Wednesday 31 October 2018

Getting to Health through Integrative Practices: (OAJCAM) - Lupine Publishers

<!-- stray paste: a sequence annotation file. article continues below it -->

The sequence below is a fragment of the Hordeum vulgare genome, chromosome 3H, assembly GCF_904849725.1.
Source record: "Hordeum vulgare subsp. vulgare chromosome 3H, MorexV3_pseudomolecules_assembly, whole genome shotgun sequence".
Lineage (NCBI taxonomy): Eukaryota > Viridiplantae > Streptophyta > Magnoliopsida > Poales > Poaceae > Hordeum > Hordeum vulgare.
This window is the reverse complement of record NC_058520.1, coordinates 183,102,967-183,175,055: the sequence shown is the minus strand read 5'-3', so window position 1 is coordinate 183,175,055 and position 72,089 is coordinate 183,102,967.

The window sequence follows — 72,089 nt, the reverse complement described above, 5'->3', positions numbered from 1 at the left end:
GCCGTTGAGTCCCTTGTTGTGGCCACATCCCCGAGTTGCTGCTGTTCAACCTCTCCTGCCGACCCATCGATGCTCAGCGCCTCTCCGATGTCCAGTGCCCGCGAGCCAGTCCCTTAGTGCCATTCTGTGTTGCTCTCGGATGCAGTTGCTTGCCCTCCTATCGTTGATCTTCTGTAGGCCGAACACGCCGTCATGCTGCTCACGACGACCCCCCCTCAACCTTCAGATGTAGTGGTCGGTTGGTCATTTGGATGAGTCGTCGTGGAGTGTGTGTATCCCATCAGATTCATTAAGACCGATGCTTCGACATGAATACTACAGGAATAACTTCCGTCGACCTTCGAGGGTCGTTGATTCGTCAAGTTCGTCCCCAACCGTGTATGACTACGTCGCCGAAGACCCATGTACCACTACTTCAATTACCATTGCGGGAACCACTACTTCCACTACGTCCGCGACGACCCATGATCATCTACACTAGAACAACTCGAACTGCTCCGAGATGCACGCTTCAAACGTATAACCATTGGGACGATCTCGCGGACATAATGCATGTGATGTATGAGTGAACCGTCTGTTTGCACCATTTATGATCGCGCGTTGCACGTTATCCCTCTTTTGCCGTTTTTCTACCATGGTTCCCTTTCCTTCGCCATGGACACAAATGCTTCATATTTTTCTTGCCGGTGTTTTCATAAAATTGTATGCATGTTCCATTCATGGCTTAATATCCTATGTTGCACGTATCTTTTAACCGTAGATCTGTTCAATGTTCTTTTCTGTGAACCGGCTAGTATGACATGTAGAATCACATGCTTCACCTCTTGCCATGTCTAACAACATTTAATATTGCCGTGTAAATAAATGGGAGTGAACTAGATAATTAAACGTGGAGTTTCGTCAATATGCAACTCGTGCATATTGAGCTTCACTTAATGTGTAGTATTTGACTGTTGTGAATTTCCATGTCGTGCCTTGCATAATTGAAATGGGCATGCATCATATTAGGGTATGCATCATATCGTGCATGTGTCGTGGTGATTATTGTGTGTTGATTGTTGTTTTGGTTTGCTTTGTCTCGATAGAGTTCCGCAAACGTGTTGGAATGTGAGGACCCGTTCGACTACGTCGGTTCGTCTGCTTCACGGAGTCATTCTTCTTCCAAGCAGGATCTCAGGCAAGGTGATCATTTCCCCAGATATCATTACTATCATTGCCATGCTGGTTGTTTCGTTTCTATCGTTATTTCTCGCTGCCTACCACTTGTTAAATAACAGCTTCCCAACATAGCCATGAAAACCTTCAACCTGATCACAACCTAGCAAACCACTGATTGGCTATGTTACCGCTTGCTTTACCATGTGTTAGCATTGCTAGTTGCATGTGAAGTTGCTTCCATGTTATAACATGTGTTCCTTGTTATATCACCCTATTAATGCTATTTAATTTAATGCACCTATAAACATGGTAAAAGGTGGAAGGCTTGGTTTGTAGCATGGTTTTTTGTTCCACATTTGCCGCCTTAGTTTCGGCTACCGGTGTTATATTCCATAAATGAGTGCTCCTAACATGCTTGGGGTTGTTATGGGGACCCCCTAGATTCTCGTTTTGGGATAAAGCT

Traditional medical practitioners far outnumber practitioners of allopathic medicine in most parts of the South World. They are thus, de facto, the world’s most popular form of primary care. This chapter discusses the re-emergence of traditional/integrative1 healthcare around the world. Within ‘post’-colonial societies, traditional health knowledge has re-emerged in the context of nationalist struggles for independence and a growing interest in natural health care, amongst other trends. As South World people2 become more self-reliant, interest in indigenous health practices develops. Concomitantly, as critiques of allopathic medicine’s side-effects develop, interest in natural and spiritual forms of healthcare grows. However, those who can access allopathic care almost always choose to blend it with traditional medicine. This chapter critically explores the fundamental concept of and the increasing popularity of integrative healthcare practices particularly within South World societies. We touch on the re-integration of traditional and modern health knowledge and how this trend is simultaneously occurring all over the planet. While colonialism negatively impacted the work of traditional medical practitioners Shroff et al. [1], in contemporary times, youth as well as elderly people are digging deep into their roots to find answers to modern problems. It is challenging to piece together bits of verbal knowledge handed from one generation to the next so gaps in knowledge inevitably exist. Regardless, knowledge evolves, and changes are made to virtually all practices as a result. As new diseases and problems arise, wholistic health care is trying to adapt to these challenges. Blending the evolved practices of integrated healthcare with modern day conceptualizations of body and mind, today’s wholistic health practitioners have a much better toolkit than they ever had. This bodes well for health promotion, disease prevention, treatment, rehabilitation and palliation of societies around the world.

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